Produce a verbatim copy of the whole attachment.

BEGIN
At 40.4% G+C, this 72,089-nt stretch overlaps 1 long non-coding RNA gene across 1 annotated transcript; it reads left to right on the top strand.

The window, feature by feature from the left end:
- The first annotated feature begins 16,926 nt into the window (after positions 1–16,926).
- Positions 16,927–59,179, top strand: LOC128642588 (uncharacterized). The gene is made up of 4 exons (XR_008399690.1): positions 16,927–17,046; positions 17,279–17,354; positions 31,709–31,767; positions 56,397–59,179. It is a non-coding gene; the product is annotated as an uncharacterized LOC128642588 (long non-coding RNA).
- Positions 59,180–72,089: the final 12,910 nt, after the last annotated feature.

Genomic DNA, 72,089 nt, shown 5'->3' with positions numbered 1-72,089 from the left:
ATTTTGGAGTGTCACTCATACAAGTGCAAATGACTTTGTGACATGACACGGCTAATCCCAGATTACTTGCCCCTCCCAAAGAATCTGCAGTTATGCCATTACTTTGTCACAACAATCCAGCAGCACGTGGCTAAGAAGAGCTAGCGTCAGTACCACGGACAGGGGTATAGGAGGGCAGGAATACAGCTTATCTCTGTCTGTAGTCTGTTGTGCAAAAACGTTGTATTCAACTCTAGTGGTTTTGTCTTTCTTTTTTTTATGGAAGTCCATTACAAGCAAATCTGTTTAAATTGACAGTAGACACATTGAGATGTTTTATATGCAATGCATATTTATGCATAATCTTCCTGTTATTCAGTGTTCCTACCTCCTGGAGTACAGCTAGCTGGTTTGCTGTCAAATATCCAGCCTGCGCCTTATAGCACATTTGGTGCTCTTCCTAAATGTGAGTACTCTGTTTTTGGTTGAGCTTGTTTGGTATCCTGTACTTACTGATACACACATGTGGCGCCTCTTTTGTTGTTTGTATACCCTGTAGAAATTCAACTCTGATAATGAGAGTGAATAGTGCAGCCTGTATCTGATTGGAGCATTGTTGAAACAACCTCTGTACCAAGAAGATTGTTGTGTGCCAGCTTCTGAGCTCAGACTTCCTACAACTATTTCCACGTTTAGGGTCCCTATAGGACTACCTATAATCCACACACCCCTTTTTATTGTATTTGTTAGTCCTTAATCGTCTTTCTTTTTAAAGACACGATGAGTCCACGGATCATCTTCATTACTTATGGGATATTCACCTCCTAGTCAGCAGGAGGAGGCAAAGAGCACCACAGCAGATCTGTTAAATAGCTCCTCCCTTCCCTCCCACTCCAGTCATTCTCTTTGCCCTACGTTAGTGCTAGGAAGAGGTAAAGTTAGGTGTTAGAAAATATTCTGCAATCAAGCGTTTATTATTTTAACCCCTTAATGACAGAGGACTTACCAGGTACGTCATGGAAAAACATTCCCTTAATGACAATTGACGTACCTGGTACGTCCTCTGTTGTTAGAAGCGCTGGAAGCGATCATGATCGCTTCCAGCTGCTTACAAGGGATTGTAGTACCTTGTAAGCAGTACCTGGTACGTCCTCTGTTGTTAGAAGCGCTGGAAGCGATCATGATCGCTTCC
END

At 40.4% G+C, this 72,089-nt stretch overlaps 1 long non-coding RNA gene across 1 annotated transcript; it reads left to right on the top strand.

The window, feature by feature from the left end:
- The first annotated feature begins 16,926 nt into the window (after positions 1–16,926).
- Positions 16,927–59,179, top strand: LOC128642588 (uncharacterized). The gene is made up of 4 exons (XR_008399690.1): positions 16,927–17,046; positions 17,279–17,354; positions 31,709–31,767; positions 56,397–59,179. It is a non-coding gene; the product is annotated as an uncharacterized LOC128642588 (long non-coding RNA).
- Positions 59,180–72,089: the final 12,910 nt, after the last annotated feature.

Genomic DNA, 72,089 nt, shown 5'->3' with positions numbered 1-72,089 from the left:
ATTTTGGAGTGTCACTCATACAAGTGCAAATGACTTTGTGACATGACACGGCTAATCCCAGATTACTTGCCCCTCCCAAAGAATCTGCAGTTATGCCATTACTTTGTCACAACAATCCAGCAGCACGTGGCTAAGAAGAGCTAGCGTCAGTACCACGGACAGGGGTATAGGAGGGCAGGAATACAGCTTATCTCTGTCTGTAGTCTGTTGTGCAAAAACGTTGTATTCAACTCTAGTGGTTTTGTCTTTCTTTTTTTTATGGAAGTCCATTACAAGCAAATCTGTTTAAATTGACAGTAGACACATTGAGATGTTTTATATGCAATGCATATTTATGCATAATCTTCCTGTTATTCAGTGTTCCTACCTCCTGGAGTACAGCTAGCTGGTTTGCTGTCAAATATCCAGCCTGCGCCTTATAGCACATTTGGTGCTCTTCCTAAATGTGAGTACTCTGTTTTTGGTTGAGCTTGTTTGGTATCCTGTACTTACTGATACACACATGTGGCGCCTCTTTTGTTGTTTGTATACCCTGTAGAAATTCAACTCTGATAATGAGAGTGAATAGTGCAGCCTGTATCTGATTGGAGCATTGTTGAAACAACCTCTGTACCAAGAAGATTGTTGTGTGCCAGCTTCTGAGCTCAGACTTCCTACAACTATTTCCACGTTTAGGGTCCCTATAGGACTACCTATAATCCACACACCCCTTTTTATTGTATTTGTTAGTCCTTAATCGTCTTTCTTTTTAAAGACACGATGAGTCCACGGATCATCTTCATTACTTATGGGATATTCACCTCCTAGTCAGCAGGAGGAGGCAAAGAGCACCACAGCAGATCTGTTAAATAGCTCCTCCCTTCCCTCCCACTCCAGTCATTCTCTTTGCCCTACGTTAGTGCTAGGAAGAGGTAAAGTTAGGTGTTAGAAAATATTCTGCAATCAAGCGTTTATTATTTTAACCCCTTAATGACAGAGGACTTACCAGGTACGTCATGGAAAAACATTCCCTTAATGACAATTGACGTACCTGGTACGTCCTCTGTTGTTAGAAGCGCTGGAAGCGATCATGATCGCTTCCAGCTGCTTACAAGGGATTGTAGTACCTTGTAAGCAGTACCTGGTACGTCCTCTGTTGTTAGAAGCGCTGGAAGCGATCATGATCGCTTCC